It worked even better than expected, with both yak and cattle being the most continuous assemblies of any individual chromosomes of any species, with about a third of the chromosomes being represented by single sequence with no gaps. This was the first time that an assembly had achieved this benchmark without extensive, years-long manual curation and targeted finishing.

 

Author Q&A with Benjamin Rosen and Timothy Smith

What has changed since the first cattle genome project in terms of technology, but also in terms of the scientific questions?

Rosen & Smith: “Both sequencing and assembly algorithm technologies have vastly improved and reduced in cost.  The first cattle genome project required a major genome center with large staff, rooms full of instruments, and a budget 50-100 times that of a standard research grant. The assembly we have published now used only a couple of instrument platforms and a budget 400-fold lower, with sequence data collection performed in a single small laboratory.

The development of long-read platforms and a shift from short read to long read sequencing has simultaneously simplified the assembly process and improved continuity and accuracy of the assembly, greatly reducing the number of gaps and misplaced segments.  As a result of these improvements, it is now possible to interrogate more complex regions of the genome that are rich in structural variation and repetitive content such as immune gene clusters. to identify variants affecting health traits.  We will also be better able to understand how structural variation contributes to phenotypic variation.

The development of long-read platforms and a shift from short read to long read sequencing has simultaneously simplified the assembly process and improved continuity and accuracy of the assembly.  As a result of these improvements, it was possible to resolve complex repeat structures in immune gene clusters to a higher degree, supporting interrogation of these important loci for variants affecting health traits.  In addition, there has been a lot of interest in trying to understand how structural variation contributes to phenotypic variation but identification of structural variants can be thwarted by assembly errors.  The new assembly should make these analyses more interpretable and repeatable.”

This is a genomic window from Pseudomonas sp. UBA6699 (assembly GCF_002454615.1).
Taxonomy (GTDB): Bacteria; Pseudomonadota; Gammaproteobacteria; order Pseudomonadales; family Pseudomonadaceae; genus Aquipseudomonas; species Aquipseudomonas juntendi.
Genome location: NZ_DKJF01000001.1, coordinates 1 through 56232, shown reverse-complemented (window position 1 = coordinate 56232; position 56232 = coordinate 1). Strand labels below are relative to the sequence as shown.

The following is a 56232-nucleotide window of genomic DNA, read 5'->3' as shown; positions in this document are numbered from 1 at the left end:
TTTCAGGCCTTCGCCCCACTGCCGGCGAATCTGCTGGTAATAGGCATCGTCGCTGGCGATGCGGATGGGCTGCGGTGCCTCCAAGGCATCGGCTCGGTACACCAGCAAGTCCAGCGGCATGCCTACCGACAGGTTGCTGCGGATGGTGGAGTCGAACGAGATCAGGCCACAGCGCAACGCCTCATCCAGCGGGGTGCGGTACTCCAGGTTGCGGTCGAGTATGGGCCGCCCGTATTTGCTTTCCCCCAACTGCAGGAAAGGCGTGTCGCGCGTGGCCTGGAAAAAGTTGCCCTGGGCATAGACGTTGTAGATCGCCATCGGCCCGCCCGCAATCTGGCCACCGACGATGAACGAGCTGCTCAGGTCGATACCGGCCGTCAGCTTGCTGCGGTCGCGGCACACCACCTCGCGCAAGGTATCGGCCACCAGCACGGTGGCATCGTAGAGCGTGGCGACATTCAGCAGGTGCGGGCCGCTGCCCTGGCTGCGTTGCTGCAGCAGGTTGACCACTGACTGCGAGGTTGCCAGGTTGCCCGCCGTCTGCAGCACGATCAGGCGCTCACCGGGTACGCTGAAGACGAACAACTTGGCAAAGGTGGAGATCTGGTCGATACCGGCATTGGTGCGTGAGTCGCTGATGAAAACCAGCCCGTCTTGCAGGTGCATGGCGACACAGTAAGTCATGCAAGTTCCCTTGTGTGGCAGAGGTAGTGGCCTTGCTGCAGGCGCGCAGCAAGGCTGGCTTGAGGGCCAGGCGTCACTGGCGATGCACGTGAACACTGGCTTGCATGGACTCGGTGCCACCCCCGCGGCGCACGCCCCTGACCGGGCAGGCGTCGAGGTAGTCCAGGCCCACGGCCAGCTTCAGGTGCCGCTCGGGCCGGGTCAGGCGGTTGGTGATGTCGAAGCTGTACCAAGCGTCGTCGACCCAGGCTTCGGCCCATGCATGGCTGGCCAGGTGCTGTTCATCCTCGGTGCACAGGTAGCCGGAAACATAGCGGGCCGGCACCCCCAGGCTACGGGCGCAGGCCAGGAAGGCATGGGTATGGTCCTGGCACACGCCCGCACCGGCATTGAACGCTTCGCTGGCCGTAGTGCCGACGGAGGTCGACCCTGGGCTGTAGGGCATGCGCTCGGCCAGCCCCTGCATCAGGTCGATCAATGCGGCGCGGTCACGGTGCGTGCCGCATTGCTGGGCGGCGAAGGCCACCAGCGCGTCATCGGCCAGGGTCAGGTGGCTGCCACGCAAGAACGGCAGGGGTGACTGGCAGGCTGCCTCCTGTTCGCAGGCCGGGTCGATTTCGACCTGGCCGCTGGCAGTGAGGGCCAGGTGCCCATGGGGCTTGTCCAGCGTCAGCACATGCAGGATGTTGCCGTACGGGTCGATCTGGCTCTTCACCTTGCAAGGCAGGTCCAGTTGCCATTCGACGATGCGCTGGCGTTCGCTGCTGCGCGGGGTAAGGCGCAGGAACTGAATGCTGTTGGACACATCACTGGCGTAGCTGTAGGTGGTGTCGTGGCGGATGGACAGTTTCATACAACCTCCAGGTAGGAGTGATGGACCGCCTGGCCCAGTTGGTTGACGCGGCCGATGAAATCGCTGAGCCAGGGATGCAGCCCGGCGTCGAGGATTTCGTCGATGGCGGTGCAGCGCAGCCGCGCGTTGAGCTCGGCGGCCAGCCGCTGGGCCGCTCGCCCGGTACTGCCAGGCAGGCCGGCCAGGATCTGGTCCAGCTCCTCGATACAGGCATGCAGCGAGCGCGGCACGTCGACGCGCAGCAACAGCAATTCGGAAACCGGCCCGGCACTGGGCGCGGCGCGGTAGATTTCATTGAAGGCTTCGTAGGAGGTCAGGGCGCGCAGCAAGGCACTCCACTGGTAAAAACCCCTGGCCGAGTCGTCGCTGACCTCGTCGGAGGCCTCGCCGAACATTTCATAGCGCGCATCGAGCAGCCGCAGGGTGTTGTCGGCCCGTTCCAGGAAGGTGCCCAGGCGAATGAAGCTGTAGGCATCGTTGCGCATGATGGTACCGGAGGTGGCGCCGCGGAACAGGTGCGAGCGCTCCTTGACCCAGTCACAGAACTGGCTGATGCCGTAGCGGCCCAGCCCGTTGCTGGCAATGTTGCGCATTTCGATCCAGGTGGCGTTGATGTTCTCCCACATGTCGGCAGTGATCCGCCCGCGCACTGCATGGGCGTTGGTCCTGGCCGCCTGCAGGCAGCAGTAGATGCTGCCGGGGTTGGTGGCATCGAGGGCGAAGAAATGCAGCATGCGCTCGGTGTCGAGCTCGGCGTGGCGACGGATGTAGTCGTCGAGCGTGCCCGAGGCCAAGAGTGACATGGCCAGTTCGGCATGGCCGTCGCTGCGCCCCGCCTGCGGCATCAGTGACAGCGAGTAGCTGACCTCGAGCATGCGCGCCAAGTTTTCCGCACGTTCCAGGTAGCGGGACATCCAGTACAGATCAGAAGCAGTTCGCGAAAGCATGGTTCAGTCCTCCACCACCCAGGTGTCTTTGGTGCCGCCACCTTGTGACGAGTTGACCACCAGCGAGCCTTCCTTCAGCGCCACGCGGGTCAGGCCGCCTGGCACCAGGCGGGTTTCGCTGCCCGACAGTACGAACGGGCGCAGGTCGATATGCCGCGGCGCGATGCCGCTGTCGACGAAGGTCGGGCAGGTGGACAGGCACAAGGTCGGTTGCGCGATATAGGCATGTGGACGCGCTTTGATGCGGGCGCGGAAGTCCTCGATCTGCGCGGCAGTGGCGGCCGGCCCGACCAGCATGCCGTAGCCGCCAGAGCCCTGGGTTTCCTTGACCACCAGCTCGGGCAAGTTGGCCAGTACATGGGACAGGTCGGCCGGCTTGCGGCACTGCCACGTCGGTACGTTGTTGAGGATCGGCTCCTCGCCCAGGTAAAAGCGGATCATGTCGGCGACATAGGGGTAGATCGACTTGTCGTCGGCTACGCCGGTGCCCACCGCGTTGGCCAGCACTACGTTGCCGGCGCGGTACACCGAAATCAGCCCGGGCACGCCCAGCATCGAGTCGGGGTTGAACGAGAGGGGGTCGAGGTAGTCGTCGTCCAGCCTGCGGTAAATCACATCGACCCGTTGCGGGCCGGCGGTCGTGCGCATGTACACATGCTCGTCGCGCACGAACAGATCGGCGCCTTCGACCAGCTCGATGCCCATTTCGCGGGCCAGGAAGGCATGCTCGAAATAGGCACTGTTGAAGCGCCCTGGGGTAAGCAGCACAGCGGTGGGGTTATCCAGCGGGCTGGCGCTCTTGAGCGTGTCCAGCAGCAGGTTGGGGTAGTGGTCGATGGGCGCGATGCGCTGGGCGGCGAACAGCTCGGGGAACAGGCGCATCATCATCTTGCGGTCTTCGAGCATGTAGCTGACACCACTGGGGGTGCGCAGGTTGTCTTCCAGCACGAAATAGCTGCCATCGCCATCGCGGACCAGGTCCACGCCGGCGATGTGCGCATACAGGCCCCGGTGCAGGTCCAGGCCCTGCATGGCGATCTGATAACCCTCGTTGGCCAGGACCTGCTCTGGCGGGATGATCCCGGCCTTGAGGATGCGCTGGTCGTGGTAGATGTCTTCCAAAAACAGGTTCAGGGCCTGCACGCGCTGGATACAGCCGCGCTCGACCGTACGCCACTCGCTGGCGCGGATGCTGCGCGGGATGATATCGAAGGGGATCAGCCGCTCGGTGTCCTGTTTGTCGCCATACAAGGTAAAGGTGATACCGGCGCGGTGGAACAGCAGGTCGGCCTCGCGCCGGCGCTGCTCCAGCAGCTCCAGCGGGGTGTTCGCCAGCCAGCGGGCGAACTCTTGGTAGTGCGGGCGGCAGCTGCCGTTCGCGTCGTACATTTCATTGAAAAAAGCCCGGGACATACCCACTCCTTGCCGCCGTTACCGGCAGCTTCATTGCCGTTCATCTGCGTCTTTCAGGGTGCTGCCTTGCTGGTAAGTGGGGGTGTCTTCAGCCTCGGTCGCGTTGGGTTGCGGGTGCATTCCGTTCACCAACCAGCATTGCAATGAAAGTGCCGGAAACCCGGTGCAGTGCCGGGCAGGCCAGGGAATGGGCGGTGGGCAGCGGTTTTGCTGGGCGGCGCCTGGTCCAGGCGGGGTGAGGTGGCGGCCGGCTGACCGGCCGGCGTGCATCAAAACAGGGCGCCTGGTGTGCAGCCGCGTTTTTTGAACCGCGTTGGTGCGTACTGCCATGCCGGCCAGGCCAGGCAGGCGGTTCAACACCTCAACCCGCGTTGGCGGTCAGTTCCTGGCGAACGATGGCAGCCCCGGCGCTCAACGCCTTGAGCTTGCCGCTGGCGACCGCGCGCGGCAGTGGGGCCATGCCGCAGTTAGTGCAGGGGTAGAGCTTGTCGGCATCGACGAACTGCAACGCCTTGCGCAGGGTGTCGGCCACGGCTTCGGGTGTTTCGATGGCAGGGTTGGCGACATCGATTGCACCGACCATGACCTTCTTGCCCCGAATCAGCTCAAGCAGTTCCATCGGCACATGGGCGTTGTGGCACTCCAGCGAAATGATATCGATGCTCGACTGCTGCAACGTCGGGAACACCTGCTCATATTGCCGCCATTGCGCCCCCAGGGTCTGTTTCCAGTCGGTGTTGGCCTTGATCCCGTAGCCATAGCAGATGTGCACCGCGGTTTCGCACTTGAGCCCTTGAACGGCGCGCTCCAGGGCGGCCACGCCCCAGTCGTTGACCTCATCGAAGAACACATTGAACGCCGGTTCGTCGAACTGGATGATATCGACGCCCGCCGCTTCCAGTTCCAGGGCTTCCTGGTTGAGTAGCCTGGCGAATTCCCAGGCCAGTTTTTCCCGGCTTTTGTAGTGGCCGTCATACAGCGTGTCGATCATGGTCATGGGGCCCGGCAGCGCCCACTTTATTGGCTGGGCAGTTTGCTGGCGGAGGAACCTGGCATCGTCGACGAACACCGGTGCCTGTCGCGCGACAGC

What were particular challenges for the new assembly that is now published in GigaScience?

“One significant challenge was the low heterozygosity (high inbreeding) of the animal chosen for the reference. The technology available for genome assembly 15 years ago was impeded by regions of heterozygosity representing variation between parental alleles.  Conventional wisdom of the time was to select the most highly inbred animal available, to reduce the number of regions with high sequence divergence between parental alleles and improve the ability to assemble without confusing segmental duplication with allelic variation.

However, as read lengths kept growing from a few thousand to tens of thousands of bases per read, heterozygosity became a strength by allowing individual reads to be assigned to parental haplotype.  Thus, what had been a critical strength of the original assembly with short reads became an impediment to maximizing the quality of a long read assembly of the same animal.  Also, detailed physical maps (both radiation hybrid and optical map-based) were available for this animal that required extensive manual curation to determine which dataset provided the best overall fit to all the data in areas where there was disagreement among the assembly and the maps.  A high-density genetic linkage map provided final verification of overall structure, but did not have 100% agreement with the assembly produced, again requiring manual curation to determine the most likely “truth” for the genome assembly.”